Monday, December 12, 2011

An evaluation and comparison of GoboLinux


In this blog post, I'm going to evaluate deployment properties of GoboLinux and compare it with NixOS. Both Linux distributions are unconventional because they deviate from the Filesystem Hierarchy Standard (FHS). Apart from this, GoboLinux shares the same idea that the filesystem can be used to organize the management of packages and other system components, instead of relying on databases.

The purpose of this blog post is not to argue which distribution is better, but to see how this distribution achieves certain deployment properties, what some differences are compared to NixOS and what we can learn from it.

Filesystem organization


Unlike NixOS, which only deviates from the FHS where necessary, GoboLinux has a filesystem tree which completely deviates from the FHS, as shown below:


GoboLinux stores static parts of programs in isolation in the /Programs folder. The /System folder is used to compose the system, to store system configuration settings and variable data. /Files is used for storing data not belonging to any program. /Mount is used for accessing external devices such as DVD-ROM drives. The /Users folder contains home directories. /Depot is a directory without a predefined structure, which can be organized by the user.

GoboLinux also provides compatibility with the FHS. For example, the /usr and /bin directories are actually also present, but not visible. These directories are in fact symlinks trees referring to files in the /System directory (as you may see in the picture above). They are made invisible to end-users by a special kernel module called GoboHide.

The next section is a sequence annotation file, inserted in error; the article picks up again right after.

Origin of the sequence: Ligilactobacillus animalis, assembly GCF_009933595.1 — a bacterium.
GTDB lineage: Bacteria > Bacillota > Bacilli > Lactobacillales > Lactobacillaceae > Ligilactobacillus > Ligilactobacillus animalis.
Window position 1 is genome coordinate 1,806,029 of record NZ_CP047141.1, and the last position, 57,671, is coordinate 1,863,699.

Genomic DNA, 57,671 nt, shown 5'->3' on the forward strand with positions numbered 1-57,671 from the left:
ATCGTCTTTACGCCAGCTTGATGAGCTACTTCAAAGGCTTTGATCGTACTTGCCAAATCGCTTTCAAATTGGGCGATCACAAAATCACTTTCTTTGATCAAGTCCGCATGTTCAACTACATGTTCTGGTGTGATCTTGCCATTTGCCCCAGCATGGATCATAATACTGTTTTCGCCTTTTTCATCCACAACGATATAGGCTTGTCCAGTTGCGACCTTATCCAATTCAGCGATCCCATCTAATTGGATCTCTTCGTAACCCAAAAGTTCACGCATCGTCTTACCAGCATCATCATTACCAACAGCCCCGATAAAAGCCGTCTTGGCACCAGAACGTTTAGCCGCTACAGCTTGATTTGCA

Package organization


Like NixOS, GoboLinux stores each package in a seperate directories, which do not change after they have been built. However, GoboLinux uses a different naming convention compared to NixOS. In GoboLinux every package uses the /Program/<Name>/<Version> naming convention, such as: /Programs/Bzip2/1.0.4 or /Programs/LibOGG/1.1.3. Furthermore, each program directory contains a Current symlink which points to the version of the component, that is actually in use. Some program directories also have a Settings/ directory containing system configuration files for the given package.

The use of isolated directories offers a number of benefits like NixOS:

  • Because every version is stored in its own directory, we can safely store multiple versions next to each other, without having to worry that a file of another version gets overwritten.
  • By using a symlink, pointing to the current version, we can atomically switch between versions by flipping the symlink (also used by Nix to switch Nix profiles), which ensures that there is no situation in which a package contains both files of the old version and new version.

In contrary to NixOS, GoboLinux uses a nominal naming convention and dependency specifications, which are based on the name of the package and version number. With a nominal naming convention, it cannot make a distinction between several variants of components, for example:

  • It does not reflect which optional features are enabled in a package. For example, many libraries and programs have optional dependencies on other libraries. Some programs may require a particular variant of a library with a specific option enabled.